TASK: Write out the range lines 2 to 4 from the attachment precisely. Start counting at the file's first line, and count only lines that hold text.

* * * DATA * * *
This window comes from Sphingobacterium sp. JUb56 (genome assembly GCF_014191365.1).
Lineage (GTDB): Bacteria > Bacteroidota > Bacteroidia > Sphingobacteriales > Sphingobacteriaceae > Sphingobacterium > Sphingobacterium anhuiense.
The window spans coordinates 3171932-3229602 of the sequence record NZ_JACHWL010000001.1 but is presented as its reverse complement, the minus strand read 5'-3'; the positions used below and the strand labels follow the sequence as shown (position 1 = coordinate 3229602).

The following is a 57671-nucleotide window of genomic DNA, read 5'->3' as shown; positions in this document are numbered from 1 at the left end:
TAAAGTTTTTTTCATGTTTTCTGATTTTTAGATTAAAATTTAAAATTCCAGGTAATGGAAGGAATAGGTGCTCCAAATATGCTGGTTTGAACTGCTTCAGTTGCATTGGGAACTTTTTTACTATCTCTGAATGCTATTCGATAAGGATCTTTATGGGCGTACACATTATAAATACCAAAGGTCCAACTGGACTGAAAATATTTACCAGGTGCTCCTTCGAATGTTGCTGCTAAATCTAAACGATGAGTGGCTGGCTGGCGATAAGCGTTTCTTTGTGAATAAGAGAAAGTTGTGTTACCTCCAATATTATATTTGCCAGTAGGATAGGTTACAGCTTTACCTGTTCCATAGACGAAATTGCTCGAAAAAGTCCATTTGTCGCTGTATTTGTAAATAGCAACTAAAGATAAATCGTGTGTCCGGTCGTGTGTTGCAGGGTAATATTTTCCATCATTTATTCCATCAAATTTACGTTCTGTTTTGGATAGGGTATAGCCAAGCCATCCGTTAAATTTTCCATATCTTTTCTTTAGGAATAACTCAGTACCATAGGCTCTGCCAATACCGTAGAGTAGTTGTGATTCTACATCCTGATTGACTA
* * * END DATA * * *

Lineage (GTDB): Bacteria > Bacteroidota > Bacteroidia > Sphingobacteriales > Sphingobacteriaceae > Sphingobacterium > Sphingobacterium anhuiense.
The window spans coordinates 3171932-3229602 of the sequence record NZ_JACHWL010000001.1 but is presented as its reverse complement, the minus strand read 5'-3'; the positions used below and the strand labels follow the sequence as shown (position 1 = coordinate 3229602).

The following is a 57671-nucleotide window of genomic DNA, read 5'->3' as shown; positions in this document are numbered from 1 at the left end: